Pennetta can appreciate what it must be like for Maria Sharapova to have come back after such a lengthy time off the tour, and to feel she may now have some momentum.

 

The Italian said: “The win she had against Radwanska the first match the first day was impressive. She play good. Of course she is healthy. She has this adrenaline because she was out for three or four months, something like that. When you come in the court after so long you are with a lot of energy. It’s going to be tough for sure. “

 

With her 500th tour win in the balance, and of course her chances of making the semifinals of the tournament, it was going to be a very nail-biting evening for Radwanska as her place in the tournament now depends on the outcome of the match between Simona Halep and Maria Sharapova. She would need Halep to lose to keep her hopes alive.

 

Coming out looking fierce, Halep responded to getting broken straight away by whipping straight back but a sloppy could games where she failed to her chances to go up another break cost her dear as some pleasing variety from Sharapova saw her break on a third set point for the first set.

 

The second set started in the same way with Sharapova making the first strike, but this time Halep was all at sea as Sharapova broke her again to leap out to a 5-1 lead. Those couple of months out might have accounted for a little serving-out rust as Halep ground back two breaks but just could not consolidate to stay in with a fighting chance, with Sharapova winning 6-4, 6-4.

 

Halep acknowledged that Sharapova’s level rises when they play, saying: “She played really well today, even if she didn’t play for a long time, since Wimbledon. Yeah she knows how to play. She’s a champion. She has experience. I can say I feel she’s playing really well against me always, but that’s tennis. I have to accept and to do things better.”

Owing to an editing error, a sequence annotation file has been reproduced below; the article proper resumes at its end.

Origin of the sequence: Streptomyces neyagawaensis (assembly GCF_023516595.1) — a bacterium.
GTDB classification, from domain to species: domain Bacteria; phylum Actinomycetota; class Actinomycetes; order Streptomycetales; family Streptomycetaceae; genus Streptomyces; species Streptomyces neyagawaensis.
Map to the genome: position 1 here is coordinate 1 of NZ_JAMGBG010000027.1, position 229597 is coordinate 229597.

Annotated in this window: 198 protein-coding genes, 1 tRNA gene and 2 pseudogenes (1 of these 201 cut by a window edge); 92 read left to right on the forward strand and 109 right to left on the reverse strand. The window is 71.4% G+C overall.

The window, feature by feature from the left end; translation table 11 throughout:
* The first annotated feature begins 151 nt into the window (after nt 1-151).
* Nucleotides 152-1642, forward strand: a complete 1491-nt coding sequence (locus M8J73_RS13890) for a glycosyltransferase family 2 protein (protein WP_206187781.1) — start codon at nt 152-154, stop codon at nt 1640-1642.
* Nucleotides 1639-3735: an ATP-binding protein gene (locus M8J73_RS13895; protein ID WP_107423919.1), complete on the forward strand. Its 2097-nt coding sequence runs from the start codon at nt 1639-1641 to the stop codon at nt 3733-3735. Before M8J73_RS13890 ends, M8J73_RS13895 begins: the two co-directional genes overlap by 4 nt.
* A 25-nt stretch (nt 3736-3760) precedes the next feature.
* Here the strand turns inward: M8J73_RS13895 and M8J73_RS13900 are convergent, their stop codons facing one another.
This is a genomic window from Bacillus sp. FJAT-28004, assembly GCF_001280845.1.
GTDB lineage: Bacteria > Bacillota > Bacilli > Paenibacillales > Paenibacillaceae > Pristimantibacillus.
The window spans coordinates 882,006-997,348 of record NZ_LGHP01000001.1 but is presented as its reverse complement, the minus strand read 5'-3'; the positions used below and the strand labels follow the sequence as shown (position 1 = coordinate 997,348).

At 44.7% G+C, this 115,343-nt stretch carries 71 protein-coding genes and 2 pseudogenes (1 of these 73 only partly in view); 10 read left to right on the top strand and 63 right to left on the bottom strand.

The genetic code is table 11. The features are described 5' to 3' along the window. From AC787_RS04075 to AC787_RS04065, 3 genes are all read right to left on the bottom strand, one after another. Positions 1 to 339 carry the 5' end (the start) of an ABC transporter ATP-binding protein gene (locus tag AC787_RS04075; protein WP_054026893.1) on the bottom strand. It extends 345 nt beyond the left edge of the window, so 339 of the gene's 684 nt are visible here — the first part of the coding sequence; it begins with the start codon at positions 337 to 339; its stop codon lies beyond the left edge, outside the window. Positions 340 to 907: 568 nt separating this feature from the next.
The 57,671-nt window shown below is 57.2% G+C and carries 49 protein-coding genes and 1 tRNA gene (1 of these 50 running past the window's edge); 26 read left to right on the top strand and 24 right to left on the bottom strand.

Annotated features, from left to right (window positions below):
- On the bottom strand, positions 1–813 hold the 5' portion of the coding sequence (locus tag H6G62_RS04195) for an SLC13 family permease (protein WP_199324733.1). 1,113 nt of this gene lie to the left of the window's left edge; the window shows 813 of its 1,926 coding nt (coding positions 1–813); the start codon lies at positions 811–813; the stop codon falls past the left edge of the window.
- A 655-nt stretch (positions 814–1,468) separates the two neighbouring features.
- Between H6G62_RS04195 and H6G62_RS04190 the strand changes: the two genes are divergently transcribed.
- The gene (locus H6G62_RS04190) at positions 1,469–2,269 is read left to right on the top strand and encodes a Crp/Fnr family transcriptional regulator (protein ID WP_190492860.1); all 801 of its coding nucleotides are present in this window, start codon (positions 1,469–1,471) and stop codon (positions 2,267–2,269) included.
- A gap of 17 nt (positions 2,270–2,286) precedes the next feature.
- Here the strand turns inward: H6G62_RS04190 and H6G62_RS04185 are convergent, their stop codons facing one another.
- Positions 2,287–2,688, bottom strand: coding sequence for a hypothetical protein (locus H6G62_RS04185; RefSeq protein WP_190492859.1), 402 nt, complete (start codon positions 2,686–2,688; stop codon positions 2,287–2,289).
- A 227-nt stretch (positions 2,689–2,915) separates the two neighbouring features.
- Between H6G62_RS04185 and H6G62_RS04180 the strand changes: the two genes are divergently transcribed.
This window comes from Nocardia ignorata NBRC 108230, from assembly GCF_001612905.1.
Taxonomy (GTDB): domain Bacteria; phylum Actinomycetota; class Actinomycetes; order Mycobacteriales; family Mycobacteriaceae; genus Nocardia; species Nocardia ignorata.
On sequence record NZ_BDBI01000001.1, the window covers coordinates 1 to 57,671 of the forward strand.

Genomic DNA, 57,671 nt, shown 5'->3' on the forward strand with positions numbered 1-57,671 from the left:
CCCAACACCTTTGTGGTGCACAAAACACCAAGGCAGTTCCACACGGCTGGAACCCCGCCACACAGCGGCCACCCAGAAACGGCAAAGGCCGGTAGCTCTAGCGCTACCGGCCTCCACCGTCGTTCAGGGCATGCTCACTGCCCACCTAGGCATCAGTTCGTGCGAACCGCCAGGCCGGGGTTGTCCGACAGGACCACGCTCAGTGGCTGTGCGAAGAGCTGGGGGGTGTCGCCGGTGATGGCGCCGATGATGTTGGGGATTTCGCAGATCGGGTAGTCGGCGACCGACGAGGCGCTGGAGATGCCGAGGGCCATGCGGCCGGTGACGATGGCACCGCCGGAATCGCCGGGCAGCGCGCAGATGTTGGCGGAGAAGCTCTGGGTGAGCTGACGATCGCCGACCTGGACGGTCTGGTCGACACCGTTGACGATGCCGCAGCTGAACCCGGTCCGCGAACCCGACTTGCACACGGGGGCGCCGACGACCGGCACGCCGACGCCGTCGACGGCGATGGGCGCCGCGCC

Sharapova expects another grueling and physical encounter in the final round robin match, and if Pennetta and Halep both win their matches in straight sets, Sharapova will be eliminated.

 

She said: “I’ve always been a player that goes into a match and I don’t seek perfection because I don’t know if that’s possible. At least I’ve never proven to myself that’s possible. You’re always going to make mistakes and errors.

 

Sometimes, and most of the time, I feel happier when I get through a match and I didn’t play my best tennis but found a way to win. That gives me a lot more confidence.”

 

The second round robin stage for the white group kicks off with the all-Czech encounter between Kvitova and Lucie Safarova, with the night-match focus falling on arguably the other favourite for the title, Garbiñe Muguruza.

Ros Satar is in Singapore covering the WTA Finals as media for Tennis Panorama News. She is a British sports journalist covering tennis, and can also be found at Britwatch Sports.

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Muguruza and Kerber Win Their Opening Matches at WTA Finals in Singapore

Angelique Kerber

Angelique Kerber

 

By Ros Satar

 

(October 26, 2015) SINGAPORE –  It was the turn of the White Group to get underway in Singapore, after a high quality end to the opening day, as the two busiest stars opened the evening’s proceedings.